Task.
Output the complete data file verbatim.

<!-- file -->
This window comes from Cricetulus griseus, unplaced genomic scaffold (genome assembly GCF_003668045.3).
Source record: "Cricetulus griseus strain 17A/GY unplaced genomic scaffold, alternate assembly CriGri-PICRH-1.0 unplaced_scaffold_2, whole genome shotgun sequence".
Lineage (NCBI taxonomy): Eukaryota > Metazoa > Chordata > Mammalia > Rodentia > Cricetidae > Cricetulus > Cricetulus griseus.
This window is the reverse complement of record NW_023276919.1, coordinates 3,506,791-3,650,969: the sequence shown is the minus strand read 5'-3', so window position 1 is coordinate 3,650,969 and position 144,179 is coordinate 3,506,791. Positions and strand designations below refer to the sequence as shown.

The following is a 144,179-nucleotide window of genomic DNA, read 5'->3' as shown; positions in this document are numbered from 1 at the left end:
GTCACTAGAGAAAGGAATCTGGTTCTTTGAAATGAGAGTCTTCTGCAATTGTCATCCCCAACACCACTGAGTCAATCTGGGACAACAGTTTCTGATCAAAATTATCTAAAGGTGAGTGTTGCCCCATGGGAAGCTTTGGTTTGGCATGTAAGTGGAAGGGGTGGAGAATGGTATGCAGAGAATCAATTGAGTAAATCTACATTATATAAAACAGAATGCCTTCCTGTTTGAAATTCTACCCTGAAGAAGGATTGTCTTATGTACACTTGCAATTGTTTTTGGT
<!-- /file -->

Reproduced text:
This window comes from Cricetulus griseus, unplaced genomic scaffold (genome assembly GCF_003668045.3).
Source record: "Cricetulus griseus strain 17A/GY unplaced genomic scaffold, alternate assembly CriGri-PICRH-1.0 unplaced_scaffold_2, whole genome shotgun sequence".
Lineage (NCBI taxonomy): Eukaryota > Metazoa > Chordata > Mammalia > Rodentia > Cricetidae > Cricetulus > Cricetulus griseus.
This window is the reverse complement of record NW_023276919.1, coordinates 3,506,791-3,650,969: the sequence shown is the minus strand read 5'-3', so window position 1 is coordinate 3,650,969 and position 144,179 is coordinate 3,506,791. Positions and strand designations below refer to the sequence as shown.

The following is a 144,179-nucleotide window of genomic DNA, read 5'->3' as shown; positions in this document are numbered from 1 at the left end:
GTCACTAGAGAAAGGAATCTGGTTCTTTGAAATGAGAGTCTTCTGCAATTGTCATCCCCAACACCACTGAGTCAATCTGGGACAACAGTTTCTGATCAAAATTATCTAAAGGTGAGTGTTGCCCCATGGGAAGCTTTGGTTTGGCATGTAAGTGGAAGGGGTGGAGAATGGTATGCAGAGAATCAATTGAGTAAATCTACATTATATAAAACAGAATGCCTTCCTGTTTGAAATTCTACCCTGAAGAAGGATTGTCTTATGTACACTTGCAATTGTTTTTGGT